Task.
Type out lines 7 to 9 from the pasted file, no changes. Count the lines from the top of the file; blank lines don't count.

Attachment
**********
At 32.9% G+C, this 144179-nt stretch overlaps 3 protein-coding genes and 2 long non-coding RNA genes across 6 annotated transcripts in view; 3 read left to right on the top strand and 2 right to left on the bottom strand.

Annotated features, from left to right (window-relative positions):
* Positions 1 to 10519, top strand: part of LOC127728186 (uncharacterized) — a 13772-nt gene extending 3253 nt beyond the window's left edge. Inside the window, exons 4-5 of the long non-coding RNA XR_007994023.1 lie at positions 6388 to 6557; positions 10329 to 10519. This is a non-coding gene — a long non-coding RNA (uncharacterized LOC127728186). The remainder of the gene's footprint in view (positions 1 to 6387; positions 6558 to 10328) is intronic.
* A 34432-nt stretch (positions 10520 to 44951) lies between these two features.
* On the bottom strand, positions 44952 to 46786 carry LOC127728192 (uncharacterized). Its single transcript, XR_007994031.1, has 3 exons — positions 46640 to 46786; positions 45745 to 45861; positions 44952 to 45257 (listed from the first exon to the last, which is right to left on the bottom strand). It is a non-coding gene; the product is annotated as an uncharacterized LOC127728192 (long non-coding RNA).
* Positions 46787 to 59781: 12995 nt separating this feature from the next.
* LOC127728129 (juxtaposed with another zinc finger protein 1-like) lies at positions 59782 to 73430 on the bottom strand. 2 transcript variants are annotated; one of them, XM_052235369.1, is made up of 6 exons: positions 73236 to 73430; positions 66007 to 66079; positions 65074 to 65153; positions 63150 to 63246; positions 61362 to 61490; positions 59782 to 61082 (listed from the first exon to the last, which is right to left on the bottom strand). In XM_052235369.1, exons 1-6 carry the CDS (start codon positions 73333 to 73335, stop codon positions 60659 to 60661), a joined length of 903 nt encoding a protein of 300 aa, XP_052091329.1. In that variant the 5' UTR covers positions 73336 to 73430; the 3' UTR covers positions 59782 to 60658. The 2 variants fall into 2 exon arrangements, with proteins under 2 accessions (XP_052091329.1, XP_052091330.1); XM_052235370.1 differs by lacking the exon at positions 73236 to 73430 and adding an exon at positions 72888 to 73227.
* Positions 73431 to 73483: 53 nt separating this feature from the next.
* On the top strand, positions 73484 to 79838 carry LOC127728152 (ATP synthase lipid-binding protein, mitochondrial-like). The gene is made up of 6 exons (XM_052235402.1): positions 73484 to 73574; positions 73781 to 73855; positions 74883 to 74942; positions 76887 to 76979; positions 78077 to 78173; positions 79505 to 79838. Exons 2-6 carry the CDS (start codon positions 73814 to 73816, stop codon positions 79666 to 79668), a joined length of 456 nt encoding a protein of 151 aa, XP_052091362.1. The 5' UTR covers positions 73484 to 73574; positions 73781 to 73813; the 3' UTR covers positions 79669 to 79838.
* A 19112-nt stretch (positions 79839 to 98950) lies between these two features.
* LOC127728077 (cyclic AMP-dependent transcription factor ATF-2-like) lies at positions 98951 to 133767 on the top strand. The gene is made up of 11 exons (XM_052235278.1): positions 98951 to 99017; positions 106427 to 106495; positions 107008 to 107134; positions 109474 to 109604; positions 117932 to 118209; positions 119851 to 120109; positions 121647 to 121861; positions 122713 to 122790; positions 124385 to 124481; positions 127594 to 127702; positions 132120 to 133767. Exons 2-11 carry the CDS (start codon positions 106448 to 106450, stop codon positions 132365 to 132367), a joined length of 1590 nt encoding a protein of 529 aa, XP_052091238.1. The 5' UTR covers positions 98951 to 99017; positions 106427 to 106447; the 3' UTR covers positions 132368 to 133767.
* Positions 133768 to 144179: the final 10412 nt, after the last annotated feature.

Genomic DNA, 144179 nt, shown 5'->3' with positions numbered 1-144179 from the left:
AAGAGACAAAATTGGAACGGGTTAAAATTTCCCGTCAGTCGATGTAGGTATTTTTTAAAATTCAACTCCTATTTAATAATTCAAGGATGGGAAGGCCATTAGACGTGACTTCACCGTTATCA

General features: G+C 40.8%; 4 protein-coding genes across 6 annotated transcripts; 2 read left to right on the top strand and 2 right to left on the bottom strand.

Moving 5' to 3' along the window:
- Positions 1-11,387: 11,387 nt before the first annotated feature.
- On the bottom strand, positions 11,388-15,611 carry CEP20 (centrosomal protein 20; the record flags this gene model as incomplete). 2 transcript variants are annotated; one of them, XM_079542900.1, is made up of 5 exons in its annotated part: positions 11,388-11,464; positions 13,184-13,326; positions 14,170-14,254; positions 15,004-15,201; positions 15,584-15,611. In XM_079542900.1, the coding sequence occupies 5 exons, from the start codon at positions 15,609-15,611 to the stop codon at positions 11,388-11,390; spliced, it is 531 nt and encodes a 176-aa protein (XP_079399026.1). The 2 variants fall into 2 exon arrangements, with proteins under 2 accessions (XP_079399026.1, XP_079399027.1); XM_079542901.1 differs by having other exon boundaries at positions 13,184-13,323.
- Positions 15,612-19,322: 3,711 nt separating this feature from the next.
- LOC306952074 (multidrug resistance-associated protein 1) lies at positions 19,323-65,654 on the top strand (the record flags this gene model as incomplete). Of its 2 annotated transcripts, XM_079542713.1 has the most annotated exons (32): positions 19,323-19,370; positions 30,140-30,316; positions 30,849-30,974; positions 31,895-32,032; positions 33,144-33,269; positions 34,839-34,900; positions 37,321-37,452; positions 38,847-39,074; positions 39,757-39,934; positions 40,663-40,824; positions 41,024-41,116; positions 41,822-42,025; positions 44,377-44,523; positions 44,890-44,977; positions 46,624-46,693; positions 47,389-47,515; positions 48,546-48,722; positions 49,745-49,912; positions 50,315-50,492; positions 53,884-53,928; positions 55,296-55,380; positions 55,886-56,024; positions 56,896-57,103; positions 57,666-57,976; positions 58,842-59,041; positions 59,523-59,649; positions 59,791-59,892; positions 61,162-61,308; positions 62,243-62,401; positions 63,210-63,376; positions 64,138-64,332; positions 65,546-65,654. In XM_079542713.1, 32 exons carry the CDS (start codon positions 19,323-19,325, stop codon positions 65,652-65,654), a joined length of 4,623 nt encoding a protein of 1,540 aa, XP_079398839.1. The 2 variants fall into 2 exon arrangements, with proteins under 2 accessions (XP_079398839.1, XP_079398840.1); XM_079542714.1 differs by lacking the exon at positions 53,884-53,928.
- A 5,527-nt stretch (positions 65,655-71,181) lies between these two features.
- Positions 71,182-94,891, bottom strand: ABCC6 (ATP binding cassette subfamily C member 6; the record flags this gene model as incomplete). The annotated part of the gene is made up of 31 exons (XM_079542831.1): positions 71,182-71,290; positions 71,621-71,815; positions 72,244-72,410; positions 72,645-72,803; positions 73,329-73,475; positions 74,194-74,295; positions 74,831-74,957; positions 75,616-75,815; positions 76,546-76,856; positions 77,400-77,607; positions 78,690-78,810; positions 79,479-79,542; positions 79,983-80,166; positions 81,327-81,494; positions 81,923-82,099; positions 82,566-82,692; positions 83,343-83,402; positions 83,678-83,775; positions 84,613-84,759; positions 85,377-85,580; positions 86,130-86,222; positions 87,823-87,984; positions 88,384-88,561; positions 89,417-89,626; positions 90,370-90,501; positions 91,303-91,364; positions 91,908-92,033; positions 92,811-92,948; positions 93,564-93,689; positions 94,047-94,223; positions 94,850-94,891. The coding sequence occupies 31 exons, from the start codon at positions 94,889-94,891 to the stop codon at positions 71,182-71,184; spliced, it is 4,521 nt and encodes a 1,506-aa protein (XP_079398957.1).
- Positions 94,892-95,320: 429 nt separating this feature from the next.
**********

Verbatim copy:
* LOC127728129 (juxtaposed with another zinc finger protein 1-like) lies at positions 59782 to 73430 on the bottom strand. 2 transcript variants are annotated; one of them, XM_052235369.1, is made up of 6 exons: positions 73236 to 73430; positions 66007 to 66079; positions 65074 to 65153; positions 63150 to 63246; positions 61362 to 61490; positions 59782 to 61082 (listed from the first exon to the last, which is right to left on the bottom strand). In XM_052235369.1, exons 1-6 carry the CDS (start codon positions 73333 to 73335, stop codon positions 60659 to 60661), a joined length of 903 nt encoding a protein of 300 aa, XP_052091329.1. In that variant the 5' UTR covers positions 73336 to 73430; the 3' UTR covers positions 59782 to 60658. The 2 variants fall into 2 exon arrangements, with proteins under 2 accessions (XP_052091329.1, XP_052091330.1); XM_052235370.1 differs by lacking the exon at positions 73236 to 73430 and adding an exon at positions 72888 to 73227.
* Positions 73431 to 73483: 53 nt separating this feature from the next.
* On the top strand, positions 73484 to 79838 carry LOC127728152 (ATP synthase lipid-binding protein, mitochondrial-like). The gene is made up of 6 exons (XM_052235402.1): positions 73484 to 73574; positions 73781 to 73855; positions 74883 to 74942; positions 76887 to 76979; positions 78077 to 78173; positions 79505 to 79838. Exons 2-6 carry the CDS (start codon positions 73814 to 73816, stop codon positions 79666 to 79668), a joined length of 456 nt encoding a protein of 151 aa, XP_052091362.1. The 5' UTR covers positions 73484 to 73574; positions 73781 to 73813; the 3' UTR covers positions 79669 to 79838.